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Prostate Cancer

Make the decision to be informed, and live healthier.

Age isn’t the only risk factor related to prostate cancer — your weight can play a role, too. Keeping your weight in a healthy range can help you maintain healthy hormone and insulin levels, and lessen your risk for a diagnosis.

This content was last updated on November 10, 2020

What is Prostate Cancer?

Prostate Cancer is cancer that occurs in the prostate. Mutations appear in your cells and cause them to grow and amass rapidly, forming tumors. The prostate is a walnut sized gland in men that surrounds the top of the urethra just below the bladder outlet; it produces seminal fluid. Male hormones, such as testosterone, control its growth and function.

How Common is Prostate Cancer?

Prostate cancer is the second most common cancer among men worldwide. Currently, 1 in 9 men will likely have prostate cancer in his lifetime. Diagnosis of the disease becomes more common as men age. In the US, about 60% of all prostate cancers are diagnosed in men over age 65.

The vast majority of prostate cancers are diagnosed when the disease is confined to the prostate. In some cases, the cancer has spread to other parts of the body, such as the bones and liver. This is called advanced prostate cancer. AICR’S latest report on prostate cancer found that maintaining a healthy weight is the best thing you can do to lower your risk of advanced prostate cancer.

Although it is unknown what causes prostate cancer specifically, the disease is tied to several risk factors.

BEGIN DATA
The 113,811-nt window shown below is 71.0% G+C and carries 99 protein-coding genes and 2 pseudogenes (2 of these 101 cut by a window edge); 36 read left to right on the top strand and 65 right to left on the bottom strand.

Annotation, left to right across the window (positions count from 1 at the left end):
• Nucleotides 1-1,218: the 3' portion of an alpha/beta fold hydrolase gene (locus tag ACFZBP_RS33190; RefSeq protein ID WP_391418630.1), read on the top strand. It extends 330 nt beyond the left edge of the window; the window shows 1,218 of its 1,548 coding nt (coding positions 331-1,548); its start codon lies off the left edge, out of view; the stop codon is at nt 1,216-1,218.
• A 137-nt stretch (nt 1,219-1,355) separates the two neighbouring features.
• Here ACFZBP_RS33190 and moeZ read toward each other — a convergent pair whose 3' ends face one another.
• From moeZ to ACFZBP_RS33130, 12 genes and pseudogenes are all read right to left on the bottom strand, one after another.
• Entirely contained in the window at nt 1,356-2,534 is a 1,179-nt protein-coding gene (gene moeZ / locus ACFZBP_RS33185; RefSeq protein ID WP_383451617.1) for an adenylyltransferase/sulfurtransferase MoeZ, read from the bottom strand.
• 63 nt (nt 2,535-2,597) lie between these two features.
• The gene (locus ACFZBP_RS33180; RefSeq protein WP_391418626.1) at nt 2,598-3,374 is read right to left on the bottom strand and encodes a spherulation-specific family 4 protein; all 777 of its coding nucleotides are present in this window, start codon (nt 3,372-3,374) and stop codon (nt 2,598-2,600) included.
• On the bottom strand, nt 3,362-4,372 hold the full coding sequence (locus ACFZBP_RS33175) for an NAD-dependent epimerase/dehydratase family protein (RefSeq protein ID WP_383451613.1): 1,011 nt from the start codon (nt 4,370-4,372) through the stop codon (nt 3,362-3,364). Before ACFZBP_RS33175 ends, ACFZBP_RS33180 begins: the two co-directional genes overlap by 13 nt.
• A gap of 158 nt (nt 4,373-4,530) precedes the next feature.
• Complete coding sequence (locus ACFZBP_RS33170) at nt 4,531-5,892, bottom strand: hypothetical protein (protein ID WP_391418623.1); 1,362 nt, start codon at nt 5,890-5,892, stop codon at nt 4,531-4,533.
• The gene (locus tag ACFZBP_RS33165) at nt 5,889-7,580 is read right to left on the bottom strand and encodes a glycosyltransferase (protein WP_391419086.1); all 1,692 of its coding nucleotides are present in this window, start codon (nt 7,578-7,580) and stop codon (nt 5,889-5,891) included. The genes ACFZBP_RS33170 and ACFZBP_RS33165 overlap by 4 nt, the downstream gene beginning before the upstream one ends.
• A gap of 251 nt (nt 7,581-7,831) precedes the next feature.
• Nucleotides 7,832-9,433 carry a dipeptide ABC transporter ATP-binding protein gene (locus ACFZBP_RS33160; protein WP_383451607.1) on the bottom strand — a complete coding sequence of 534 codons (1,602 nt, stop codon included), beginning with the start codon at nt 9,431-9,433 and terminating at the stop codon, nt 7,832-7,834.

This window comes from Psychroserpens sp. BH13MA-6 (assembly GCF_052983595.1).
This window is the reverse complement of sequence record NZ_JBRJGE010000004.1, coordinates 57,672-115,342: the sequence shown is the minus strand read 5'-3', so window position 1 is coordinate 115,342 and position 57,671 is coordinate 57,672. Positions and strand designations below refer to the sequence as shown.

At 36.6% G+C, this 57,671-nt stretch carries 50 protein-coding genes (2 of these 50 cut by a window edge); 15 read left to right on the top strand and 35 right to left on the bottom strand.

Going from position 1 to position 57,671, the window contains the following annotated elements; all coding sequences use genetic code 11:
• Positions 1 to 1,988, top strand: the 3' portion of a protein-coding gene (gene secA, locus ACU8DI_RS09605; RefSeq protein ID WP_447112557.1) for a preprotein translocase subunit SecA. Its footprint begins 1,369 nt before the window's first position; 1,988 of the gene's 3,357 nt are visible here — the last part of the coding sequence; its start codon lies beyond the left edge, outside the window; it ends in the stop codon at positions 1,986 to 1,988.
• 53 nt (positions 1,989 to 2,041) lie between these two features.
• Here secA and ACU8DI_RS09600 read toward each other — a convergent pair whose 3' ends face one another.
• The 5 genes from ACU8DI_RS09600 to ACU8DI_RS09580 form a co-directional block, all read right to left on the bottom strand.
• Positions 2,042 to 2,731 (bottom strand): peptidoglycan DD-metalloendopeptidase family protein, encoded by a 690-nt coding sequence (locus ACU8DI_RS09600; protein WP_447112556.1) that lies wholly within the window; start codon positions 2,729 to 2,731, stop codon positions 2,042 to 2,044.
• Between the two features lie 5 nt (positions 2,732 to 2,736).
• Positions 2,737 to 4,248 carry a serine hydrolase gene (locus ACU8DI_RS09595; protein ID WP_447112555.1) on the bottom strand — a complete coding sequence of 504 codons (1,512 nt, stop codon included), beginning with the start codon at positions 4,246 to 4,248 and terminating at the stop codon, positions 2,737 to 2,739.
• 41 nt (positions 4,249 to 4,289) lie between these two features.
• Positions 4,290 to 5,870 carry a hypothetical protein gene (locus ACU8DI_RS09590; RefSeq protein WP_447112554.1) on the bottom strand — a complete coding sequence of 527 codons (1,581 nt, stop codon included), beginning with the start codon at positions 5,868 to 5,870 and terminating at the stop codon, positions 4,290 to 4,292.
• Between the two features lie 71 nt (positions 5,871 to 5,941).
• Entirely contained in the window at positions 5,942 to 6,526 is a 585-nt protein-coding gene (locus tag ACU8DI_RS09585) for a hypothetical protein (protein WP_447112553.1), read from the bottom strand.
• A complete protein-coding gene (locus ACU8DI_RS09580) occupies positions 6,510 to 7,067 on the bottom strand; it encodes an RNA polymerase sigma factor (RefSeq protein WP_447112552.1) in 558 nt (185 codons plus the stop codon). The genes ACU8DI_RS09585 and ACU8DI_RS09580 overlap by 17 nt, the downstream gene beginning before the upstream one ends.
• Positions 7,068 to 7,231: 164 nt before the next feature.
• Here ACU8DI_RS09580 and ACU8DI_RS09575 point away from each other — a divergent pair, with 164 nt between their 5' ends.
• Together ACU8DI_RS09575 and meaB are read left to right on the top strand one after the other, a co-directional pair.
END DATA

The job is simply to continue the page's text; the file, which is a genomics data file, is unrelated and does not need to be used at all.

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CUP report on Prostate Cancer:

What are the Lifestyle-Related Risk Factors for Prostate Cancer?

  • Weight
    • There is strong evidence that having overweight or obesity increases the risk of advanced prostate cancer.
    • Having obesity influences the levels of a number of hormones and growth factors. Insulin and leptin are elevated in people with obesity and can promote the growth of cancer cells.
    • Sex steroid hormones, including estrogen, androgen, and progesterone, are likely to play a role in obesity and cancer. In men, having obesity is related to lower serum testosterone levels, which in turn may be associated with enhanced risk of or adverse outcome in advanced prostate cancer.
    • Having obesity is characterized by a low-grade chronic inflammatory state. Such chronic inflammation can promote cancer development.
  • Adult-attained height
    • There is strong evidence that developmental factors in the womb, childhood, and adolescence that influence growth are linked to an increased risk of prostate cancer.
  • Age
    • The older you are, the greater the risk.
  • Race/Ethnicity
    • African American men are more likely to be diagnosed with prostate cancer at a younger age, have the advanced form of the disease and die from prostate cancer compared to other men.

How Can You Lower Your Risk of Developing Prostate Cancer?

Monitor and maintain a healthy weight

Men who are obese, or have a high BMI, are more likely to have prostate cancer, so it’s important to keep an eye on your weight. If you are classed as overweight or obese, losing weight will help reduce your risk of prostate cancer. This can be achieved through a combination of healthy eating and regular exercise.

Be a healthy weight

For more information on what you can do to reduce your chances of developing cancer, check out our Cancer Prevention section.

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Foods that fight cancer.

No single food can protect you against cancer by itself. But research shows that a diet filled with a variety of vegetables, fruits, whole grains, beans and other plant foods helps lower risk for many cancers.

Cancer Updates

The science of survival.

AICR’s health guides and recommendations are developed from research that focuses on how nutrition and lifestyle affect the prevention, treatment, and survival of cancer. Paramount to our updates is the Continuous Update Project which helps you stay on top of new findings, and understand the data that sits at the center of our work.